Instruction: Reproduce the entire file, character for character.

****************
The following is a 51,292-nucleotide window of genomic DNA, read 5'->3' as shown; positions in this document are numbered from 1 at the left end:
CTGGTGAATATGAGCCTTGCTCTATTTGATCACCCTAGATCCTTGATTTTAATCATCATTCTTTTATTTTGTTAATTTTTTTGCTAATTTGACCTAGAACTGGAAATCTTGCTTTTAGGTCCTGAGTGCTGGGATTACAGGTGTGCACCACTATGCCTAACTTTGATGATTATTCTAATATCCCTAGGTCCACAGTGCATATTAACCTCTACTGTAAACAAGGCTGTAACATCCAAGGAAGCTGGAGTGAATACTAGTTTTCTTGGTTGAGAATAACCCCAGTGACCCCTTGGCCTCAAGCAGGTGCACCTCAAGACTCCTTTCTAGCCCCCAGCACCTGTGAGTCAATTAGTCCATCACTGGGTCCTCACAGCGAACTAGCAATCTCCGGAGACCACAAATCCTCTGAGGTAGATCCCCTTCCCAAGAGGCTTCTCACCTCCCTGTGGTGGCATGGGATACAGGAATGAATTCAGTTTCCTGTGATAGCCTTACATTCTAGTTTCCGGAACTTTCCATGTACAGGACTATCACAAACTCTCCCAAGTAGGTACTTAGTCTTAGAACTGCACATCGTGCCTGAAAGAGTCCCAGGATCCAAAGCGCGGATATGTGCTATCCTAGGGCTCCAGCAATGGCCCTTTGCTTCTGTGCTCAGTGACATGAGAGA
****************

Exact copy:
The following is a 51,292-nucleotide window of genomic DNA, read 5'->3' as shown; positions in this document are numbered from 1 at the left end:
CTGGTGAATATGAGCCTTGCTCTATTTGATCACCCTAGATCCTTGATTTTAATCATCATTCTTTTATTTTGTTAATTTTTTTGCTAATTTGACCTAGAACTGGAAATCTTGCTTTTAGGTCCTGAGTGCTGGGATTACAGGTGTGCACCACTATGCCTAACTTTGATGATTATTCTAATATCCCTAGGTCCACAGTGCATATTAACCTCTACTGTAAACAAGGCTGTAACATCCAAGGAAGCTGGAGTGAATACTAGTTTTCTTGGTTGAGAATAACCCCAGTGACCCCTTGGCCTCAAGCAGGTGCACCTCAAGACTCCTTTCTAGCCCCCAGCACCTGTGAGTCAATTAGTCCATCACTGGGTCCTCACAGCGAACTAGCAATCTCCGGAGACCACAAATCCTCTGAGGTAGATCCCCTTCCCAAGAGGCTTCTCACCTCCCTGTGGTGGCATGGGATACAGGAATGAATTCAGTTTCCTGTGATAGCCTTACATTCTAGTTTCCGGAACTTTCCATGTACAGGACTATCACAAACTCTCCCAAGTAGGTACTTAGTCTTAGAACTGCACATCGTGCCTGAAAGAGTCCCAGGATCCAAAGCGCGGATATGTGCTATCCTAGGGCTCCAGCAATGGCCCTTTGCTTCTGTGCTCAGTGACATGAGAGA